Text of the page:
lone one night in the summer of 1982, at a local multiplex
in Urbana, Illinois, I saw The Road Warrior for the first time,
not out of any interest in its postapocalyptic setting or its
themes, but because I was so drawn to the man in torn, black leather
featured prominently in the newspaper ads. I didn’t really know or care
that he was Mel Gibson—he wasn’t yet a household word in America—
but with his strong and solid frame, his grave and intense features,
and his tender, piercing eyes, this towering figure embodied an ideal
version of the man who had dominated my attention for the past two
years—a man (let’s call him George) with whom I had developed an
almost eerily subtle, acute, intuitive form of communication, first at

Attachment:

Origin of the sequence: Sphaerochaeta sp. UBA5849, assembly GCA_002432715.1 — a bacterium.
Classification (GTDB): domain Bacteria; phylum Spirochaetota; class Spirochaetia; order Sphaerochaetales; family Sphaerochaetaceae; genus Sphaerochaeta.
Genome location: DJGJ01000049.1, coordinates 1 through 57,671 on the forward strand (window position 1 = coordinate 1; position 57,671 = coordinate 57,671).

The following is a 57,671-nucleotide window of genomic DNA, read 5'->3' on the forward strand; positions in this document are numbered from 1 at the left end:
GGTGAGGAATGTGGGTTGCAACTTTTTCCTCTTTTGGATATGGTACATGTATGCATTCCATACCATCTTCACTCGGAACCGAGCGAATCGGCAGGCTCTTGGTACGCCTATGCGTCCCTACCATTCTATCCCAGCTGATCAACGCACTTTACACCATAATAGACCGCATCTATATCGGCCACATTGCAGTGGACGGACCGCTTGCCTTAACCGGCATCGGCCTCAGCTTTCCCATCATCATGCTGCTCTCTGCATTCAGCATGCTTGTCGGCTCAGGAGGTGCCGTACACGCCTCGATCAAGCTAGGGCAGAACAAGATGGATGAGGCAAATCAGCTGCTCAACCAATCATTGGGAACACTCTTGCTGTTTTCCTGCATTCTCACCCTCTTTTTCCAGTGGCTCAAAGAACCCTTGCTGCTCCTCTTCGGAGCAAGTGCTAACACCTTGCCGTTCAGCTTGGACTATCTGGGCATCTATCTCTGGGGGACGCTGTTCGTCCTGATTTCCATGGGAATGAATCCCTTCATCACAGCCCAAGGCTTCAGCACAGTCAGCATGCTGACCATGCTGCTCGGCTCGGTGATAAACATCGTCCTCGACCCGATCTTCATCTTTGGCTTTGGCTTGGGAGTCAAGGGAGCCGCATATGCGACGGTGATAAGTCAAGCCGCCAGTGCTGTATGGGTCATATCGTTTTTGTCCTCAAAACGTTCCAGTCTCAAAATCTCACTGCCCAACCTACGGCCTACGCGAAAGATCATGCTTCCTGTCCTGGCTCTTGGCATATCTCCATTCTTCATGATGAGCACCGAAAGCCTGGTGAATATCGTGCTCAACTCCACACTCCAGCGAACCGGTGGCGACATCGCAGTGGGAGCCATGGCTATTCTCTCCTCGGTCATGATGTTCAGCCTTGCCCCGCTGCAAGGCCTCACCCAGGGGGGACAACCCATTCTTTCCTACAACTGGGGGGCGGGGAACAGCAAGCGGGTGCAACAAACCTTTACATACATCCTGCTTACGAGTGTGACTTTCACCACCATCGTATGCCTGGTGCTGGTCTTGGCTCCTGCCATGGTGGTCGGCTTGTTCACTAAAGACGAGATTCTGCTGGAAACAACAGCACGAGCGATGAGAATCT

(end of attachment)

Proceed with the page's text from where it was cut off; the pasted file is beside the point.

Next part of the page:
the local gay bar where he would dance alone (by choice), and later
just about everywhere (the place never mattered). Many friends com-
mented upon the powerful ‘‘energy’’ that George and I generated
whenever we were together, which was just about all the time. I couldn’t
deny this. The dynamic was so intense that at times, for me, it verged
on obsession. For months, I went to bed thinking about George, and
I woke up with the same person in mind.
In mind only. We never spent the night together. Of course I was
very much open to the possibility, and for days on end I would think
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